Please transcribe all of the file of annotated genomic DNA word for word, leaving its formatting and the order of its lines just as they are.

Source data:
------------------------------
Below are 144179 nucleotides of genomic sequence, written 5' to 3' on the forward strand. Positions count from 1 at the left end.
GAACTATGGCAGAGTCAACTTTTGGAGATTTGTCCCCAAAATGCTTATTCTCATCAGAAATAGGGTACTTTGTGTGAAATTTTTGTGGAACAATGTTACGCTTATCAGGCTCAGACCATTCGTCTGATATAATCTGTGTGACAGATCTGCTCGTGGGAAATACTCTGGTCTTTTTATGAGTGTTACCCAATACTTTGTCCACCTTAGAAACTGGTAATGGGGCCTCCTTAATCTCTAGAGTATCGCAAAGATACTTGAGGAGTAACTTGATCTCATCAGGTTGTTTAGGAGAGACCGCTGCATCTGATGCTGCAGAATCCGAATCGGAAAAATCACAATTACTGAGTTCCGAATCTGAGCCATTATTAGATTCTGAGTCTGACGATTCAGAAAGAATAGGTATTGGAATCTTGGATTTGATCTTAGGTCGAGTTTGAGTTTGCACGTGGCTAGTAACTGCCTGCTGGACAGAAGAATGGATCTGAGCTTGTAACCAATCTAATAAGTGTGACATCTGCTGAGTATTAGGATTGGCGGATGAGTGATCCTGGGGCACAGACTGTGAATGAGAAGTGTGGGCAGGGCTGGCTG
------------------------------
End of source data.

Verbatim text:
Below are 144179 nucleotides of genomic sequence, written 5' to 3' on the forward strand. Positions count from 1 at the left end.
GAACTATGGCAGAGTCAACTTTTGGAGATTTGTCCCCAAAATGCTTATTCTCATCAGAAATAGGGTACTTTGTGTGAAATTTTTGTGGAACAATGTTACGCTTATCAGGCTCAGACCATTCGTCTGATATAATCTGTGTGACAGATCTGCTCGTGGGAAATACTCTGGTCTTTTTATGAGTGTTACCCAATACTTTGTCCACCTTAGAAACTGGTAATGGGGCCTCCTTAATCTCTAGAGTATCGCAAAGATACTTGAGGAGTAACTTGATCTCATCAGGTTGTTTAGGAGAGACCGCTGCATCTGATGCTGCAGAATCCGAATCGGAAAAATCACAATTACTGAGTTCCGAATCTGAGCCATTATTAGATTCTGAGTCTGACGATTCAGAAAGAATAGGTATTGGAATCTTGGATTTGATCTTAGGTCGAGTTTGAGTTTGCACGTGGCTAGTAACTGCCTGCTGGACAGAAGAATGGATCTGAGCTTGTAACCAATCTAATAAGTGTGACATCTGCTGAGTATTAGGATTGGCGGATGAGTGATCCTGGGGCACAGACTGTGAATGAGAAGTGTGGGCAGGGCTGGCTG